We have states vying with each other for FDI. Competitive federalism is very valid now…

In a recent election in a state in northern India about two or three years ago, there was a full-page ad that said 'we are No. 1 in ease of doing business in northern India'. The day that happens, you realise that good economics is at the centre of good politics. That is a big change, which has been brought about by the current leadership. And this is what Invest India personifies. We are working with state governments, showing them global best practices, then rating Indian global best practices vis-à-vis theirs, and then training them to come up the curve on those. We have also started partnering the states that are doing better with the ones that are weaker.

The other interesting element is how state governments are upgrading their industrial parks to make India a plug-and-play model. This is very important, especially for the movement of MSMEs. If I have a big mobile maker coming in, you want the entire supply chain. The supply chain is MSMEs. The first thing they want is complete facilitation, hand-holding, which is what Invest India does—from location search to showing them the opportunity to getting all approvals. The second, which is more important for them, is that they need an ecosystem within which they can work and do a plug-and-play model. That is what we are seeing developing very fast in India.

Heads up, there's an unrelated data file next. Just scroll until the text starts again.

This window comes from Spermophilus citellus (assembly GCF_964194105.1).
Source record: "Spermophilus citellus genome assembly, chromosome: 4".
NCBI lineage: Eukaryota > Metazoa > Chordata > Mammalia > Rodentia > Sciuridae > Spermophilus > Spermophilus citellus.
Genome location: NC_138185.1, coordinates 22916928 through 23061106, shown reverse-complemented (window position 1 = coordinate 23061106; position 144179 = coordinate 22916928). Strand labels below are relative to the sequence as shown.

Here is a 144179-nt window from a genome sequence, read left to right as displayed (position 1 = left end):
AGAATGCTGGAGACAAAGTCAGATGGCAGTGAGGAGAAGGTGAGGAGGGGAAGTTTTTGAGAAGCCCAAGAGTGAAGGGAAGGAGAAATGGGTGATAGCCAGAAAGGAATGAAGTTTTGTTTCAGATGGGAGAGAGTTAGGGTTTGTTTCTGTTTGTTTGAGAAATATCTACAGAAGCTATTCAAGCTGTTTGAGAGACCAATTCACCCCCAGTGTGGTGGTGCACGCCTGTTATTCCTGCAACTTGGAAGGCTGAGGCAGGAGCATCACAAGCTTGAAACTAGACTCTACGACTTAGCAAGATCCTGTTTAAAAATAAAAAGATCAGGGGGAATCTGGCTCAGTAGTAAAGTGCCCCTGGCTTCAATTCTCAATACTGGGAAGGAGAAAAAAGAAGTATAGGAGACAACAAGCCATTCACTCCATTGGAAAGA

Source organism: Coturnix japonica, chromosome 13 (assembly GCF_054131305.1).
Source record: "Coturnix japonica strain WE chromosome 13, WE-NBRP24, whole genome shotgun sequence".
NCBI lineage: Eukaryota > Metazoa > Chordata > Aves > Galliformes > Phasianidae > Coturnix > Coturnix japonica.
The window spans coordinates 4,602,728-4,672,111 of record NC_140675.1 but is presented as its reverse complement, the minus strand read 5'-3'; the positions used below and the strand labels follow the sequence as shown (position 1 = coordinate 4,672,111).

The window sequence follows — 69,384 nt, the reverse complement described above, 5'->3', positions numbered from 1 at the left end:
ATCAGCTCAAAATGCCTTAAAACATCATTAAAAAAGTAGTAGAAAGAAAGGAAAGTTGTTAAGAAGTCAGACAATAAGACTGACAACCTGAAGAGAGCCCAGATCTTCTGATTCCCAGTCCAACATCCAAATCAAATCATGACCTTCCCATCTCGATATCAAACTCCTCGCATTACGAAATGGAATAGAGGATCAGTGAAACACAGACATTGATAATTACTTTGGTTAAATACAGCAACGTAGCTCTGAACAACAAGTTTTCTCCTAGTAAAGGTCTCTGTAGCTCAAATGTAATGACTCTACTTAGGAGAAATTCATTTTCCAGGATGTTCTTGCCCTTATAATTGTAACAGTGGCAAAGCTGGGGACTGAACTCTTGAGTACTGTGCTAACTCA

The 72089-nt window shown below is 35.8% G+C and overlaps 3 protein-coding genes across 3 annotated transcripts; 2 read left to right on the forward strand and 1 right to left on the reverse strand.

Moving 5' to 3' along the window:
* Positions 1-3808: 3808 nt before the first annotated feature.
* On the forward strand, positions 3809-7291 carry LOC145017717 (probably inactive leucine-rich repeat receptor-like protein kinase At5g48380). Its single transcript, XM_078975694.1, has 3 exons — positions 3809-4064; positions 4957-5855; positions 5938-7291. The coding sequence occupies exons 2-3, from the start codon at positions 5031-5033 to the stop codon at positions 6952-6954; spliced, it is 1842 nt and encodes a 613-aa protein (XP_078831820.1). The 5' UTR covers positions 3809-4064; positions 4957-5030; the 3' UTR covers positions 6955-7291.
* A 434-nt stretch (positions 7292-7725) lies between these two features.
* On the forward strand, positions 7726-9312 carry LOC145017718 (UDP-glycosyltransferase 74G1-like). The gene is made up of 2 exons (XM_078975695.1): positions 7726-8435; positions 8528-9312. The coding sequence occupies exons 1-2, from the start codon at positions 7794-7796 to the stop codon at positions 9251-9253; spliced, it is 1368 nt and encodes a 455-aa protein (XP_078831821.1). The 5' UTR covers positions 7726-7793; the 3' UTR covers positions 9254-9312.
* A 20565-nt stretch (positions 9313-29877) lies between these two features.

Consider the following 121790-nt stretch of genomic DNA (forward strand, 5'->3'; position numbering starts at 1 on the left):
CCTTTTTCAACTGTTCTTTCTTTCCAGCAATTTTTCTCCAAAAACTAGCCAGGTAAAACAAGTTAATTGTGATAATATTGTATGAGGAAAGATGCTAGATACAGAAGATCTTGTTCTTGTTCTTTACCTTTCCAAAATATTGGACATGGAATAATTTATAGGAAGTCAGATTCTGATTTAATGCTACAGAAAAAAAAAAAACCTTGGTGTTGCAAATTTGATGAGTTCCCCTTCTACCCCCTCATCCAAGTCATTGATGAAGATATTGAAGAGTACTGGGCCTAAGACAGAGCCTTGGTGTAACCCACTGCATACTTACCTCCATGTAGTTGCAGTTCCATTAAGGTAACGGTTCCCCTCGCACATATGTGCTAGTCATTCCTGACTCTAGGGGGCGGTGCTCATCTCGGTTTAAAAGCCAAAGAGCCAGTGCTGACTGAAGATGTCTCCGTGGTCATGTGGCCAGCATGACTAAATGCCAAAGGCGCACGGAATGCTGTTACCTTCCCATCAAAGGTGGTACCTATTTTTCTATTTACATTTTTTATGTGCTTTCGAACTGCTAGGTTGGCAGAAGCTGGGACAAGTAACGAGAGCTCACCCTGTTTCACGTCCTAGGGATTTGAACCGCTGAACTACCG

What kind of work is Invest India doing in the start-up space?

The first challenge was to create the ecosystem. Second, how do we respect failure? That was a social challenge. We work with each state government on its specific start-up policy, creating the ecosystem, creating the incentives, taking best-case examples from one and sharing with the other. The next step is to see how we can bring all the start-ups together and help them by joining the dots. So, we created the Startup India Hub, which is like a virtual incubator. In that virtual incubator, you get everything from learning how to ideate, to creating a presentation, to meeting a VC, to finding a mentor, to getting an incubator, and to getting a market. Hand-holding happens [through the] entire chain.

We also have the Prime Minister's science and technology initiative. There are two elements to it—one is waste to wealth. We are bringing in new technologies on waste to wealth. For example, we are trying to see how the Ghazipur dump (in Delhi) can be converted into a road.

The other element is that we are bringing in the best innovations from outside the government into the government, be it agriculture, defence, etc.

How are you engaging with the domestic, large industrial houses or even the large to medium industrial houses, which also need some hand-holding?

Of the Rs 2.4 lakh crore investment that we have already brought in, close to about Rs 18,000-20,000 crore is domestic investment. We have created a project management group for big companies. This used to be earlier under the Cabinet Secretariat. Even the large private projects can come in. And these are being monitored at the highest level. So, in their daily meetings with either the chief secretary or the chief minister's office of that state, or senior government officials from India, [they are asked] where is it stuck? What more can we do? We go state by state. And we have already sorted out a large number of these issues. But the big change is [that] we have made it far more vibrant.

Does WAIPA help in getting FDI?